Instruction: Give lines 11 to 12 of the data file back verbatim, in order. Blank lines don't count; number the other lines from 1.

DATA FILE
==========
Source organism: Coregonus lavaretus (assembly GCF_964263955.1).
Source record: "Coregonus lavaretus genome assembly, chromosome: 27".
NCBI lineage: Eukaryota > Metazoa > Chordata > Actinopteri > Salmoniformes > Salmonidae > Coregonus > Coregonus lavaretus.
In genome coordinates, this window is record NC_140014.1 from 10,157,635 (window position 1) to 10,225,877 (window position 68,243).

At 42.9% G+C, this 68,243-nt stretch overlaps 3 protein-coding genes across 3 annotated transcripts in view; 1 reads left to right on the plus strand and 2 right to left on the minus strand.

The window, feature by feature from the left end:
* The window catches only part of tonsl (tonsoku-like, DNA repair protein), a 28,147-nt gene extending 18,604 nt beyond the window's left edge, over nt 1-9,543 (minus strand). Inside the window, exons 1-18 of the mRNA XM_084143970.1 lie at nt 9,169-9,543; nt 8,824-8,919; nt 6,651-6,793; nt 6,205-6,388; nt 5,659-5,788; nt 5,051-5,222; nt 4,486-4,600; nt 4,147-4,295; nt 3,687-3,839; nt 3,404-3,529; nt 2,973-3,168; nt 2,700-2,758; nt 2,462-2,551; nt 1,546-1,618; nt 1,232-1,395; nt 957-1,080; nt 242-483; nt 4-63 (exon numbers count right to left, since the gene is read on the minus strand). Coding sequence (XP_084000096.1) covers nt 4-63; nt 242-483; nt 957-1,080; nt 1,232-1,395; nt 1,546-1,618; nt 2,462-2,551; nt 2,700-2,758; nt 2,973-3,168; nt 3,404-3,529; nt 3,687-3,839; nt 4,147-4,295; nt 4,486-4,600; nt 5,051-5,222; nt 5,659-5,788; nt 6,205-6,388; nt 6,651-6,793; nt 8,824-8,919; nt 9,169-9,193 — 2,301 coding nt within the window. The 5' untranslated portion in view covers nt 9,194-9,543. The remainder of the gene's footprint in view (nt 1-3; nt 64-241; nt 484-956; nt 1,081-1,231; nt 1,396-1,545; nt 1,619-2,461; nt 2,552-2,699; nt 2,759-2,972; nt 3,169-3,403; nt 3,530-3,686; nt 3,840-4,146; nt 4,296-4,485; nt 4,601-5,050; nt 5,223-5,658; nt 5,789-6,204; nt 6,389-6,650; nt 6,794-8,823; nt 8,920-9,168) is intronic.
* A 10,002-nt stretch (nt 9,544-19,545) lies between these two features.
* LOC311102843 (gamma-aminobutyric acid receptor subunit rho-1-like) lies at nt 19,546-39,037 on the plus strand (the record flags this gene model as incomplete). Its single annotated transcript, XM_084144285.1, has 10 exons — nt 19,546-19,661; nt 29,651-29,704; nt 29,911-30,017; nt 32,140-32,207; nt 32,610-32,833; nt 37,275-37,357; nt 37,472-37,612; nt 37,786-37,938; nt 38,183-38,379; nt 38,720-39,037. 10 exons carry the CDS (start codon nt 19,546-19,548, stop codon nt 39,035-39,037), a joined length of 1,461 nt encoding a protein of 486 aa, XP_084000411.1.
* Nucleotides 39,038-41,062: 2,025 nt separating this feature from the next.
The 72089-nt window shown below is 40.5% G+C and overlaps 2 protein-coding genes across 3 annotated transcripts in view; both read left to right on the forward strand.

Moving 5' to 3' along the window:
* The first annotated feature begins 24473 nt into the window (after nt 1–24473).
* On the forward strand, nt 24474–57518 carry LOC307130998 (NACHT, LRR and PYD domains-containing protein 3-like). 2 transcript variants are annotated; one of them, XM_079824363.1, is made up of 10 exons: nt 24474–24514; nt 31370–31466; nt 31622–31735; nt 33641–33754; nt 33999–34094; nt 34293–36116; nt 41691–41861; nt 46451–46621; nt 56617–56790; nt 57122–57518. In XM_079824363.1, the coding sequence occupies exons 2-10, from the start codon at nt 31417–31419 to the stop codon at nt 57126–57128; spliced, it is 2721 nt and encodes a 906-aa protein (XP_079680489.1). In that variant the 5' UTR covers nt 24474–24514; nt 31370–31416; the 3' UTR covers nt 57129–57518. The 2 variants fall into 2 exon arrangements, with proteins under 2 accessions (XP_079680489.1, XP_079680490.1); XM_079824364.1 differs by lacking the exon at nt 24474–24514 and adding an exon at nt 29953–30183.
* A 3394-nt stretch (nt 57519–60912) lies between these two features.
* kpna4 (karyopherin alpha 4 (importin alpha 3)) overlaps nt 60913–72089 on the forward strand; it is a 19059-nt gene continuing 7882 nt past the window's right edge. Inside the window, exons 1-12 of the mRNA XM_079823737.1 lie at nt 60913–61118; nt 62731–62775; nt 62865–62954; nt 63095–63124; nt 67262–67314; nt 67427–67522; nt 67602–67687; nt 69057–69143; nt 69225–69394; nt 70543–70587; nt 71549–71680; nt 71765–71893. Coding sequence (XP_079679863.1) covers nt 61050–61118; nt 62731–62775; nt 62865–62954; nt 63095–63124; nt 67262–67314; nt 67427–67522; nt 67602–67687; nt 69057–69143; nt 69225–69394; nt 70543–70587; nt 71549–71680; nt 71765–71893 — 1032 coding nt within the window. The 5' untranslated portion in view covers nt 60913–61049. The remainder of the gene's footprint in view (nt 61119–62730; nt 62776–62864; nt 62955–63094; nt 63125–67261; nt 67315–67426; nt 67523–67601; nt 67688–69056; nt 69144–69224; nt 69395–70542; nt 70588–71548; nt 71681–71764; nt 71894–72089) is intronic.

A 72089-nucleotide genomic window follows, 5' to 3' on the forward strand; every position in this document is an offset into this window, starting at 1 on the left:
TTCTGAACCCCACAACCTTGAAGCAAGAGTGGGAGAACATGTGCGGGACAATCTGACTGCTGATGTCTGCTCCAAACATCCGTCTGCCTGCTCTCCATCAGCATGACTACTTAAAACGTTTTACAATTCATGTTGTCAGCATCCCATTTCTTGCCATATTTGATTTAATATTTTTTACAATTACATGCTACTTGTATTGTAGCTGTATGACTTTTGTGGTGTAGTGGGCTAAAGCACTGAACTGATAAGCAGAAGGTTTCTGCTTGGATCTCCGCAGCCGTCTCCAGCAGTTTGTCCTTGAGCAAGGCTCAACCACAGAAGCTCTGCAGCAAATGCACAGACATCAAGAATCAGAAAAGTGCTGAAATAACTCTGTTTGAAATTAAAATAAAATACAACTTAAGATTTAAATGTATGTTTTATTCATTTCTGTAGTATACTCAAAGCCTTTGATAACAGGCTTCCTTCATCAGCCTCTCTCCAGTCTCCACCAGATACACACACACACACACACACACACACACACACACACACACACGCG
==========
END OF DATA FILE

The 72089-nt window shown below is 40.5% G+C and overlaps 2 protein-coding genes across 3 annotated transcripts in view; both read left to right on the forward strand.

Moving 5' to 3' along the window: